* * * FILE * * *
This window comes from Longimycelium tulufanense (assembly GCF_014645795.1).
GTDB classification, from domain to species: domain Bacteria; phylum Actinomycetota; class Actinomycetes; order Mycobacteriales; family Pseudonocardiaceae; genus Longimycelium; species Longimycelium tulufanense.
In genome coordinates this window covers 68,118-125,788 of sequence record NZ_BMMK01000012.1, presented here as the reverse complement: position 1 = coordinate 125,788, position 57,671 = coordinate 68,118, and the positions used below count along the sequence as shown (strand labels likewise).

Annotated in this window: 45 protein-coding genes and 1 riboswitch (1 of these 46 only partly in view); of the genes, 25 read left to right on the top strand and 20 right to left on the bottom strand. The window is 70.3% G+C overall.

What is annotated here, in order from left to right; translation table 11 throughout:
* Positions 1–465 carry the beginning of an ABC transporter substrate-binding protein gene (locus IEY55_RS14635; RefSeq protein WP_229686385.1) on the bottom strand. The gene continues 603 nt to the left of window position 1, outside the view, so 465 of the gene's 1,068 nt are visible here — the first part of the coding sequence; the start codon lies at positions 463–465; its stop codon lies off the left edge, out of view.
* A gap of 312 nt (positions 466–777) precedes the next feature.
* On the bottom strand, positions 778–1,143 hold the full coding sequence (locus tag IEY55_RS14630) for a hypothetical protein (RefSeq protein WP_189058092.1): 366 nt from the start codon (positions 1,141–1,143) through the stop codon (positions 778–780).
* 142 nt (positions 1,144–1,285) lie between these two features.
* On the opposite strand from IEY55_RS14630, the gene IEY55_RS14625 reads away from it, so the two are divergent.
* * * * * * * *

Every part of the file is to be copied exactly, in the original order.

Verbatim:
This window comes from Longimycelium tulufanense (assembly GCF_014645795.1).
GTDB classification, from domain to species: domain Bacteria; phylum Actinomycetota; class Actinomycetes; order Mycobacteriales; family Pseudonocardiaceae; genus Longimycelium; species Longimycelium tulufanense.
In genome coordinates this window covers 68,118-125,788 of sequence record NZ_BMMK01000012.1, presented here as the reverse complement: position 1 = coordinate 125,788, position 57,671 = coordinate 68,118, and the positions used below count along the sequence as shown (strand labels likewise).

Annotated in this window: 45 protein-coding genes and 1 riboswitch (1 of these 46 only partly in view); of the genes, 25 read left to right on the top strand and 20 right to left on the bottom strand. The window is 70.3% G+C overall.

What is annotated here, in order from left to right; translation table 11 throughout:
* Positions 1–465 carry the beginning of an ABC transporter substrate-binding protein gene (locus IEY55_RS14635; RefSeq protein WP_229686385.1) on the bottom strand. The gene continues 603 nt to the left of window position 1, outside the view, so 465 of the gene's 1,068 nt are visible here — the first part of the coding sequence; the start codon lies at positions 463–465; its stop codon lies off the left edge, out of view.
* A gap of 312 nt (positions 466–777) precedes the next feature.
* On the bottom strand, positions 778–1,143 hold the full coding sequence (locus tag IEY55_RS14630) for a hypothetical protein (RefSeq protein WP_189058092.1): 366 nt from the start codon (positions 1,141–1,143) through the stop codon (positions 778–780).
* 142 nt (positions 1,144–1,285) lie between these two features.
* On the opposite strand from IEY55_RS14630, the gene IEY55_RS14625 reads away from it, so the two are divergent.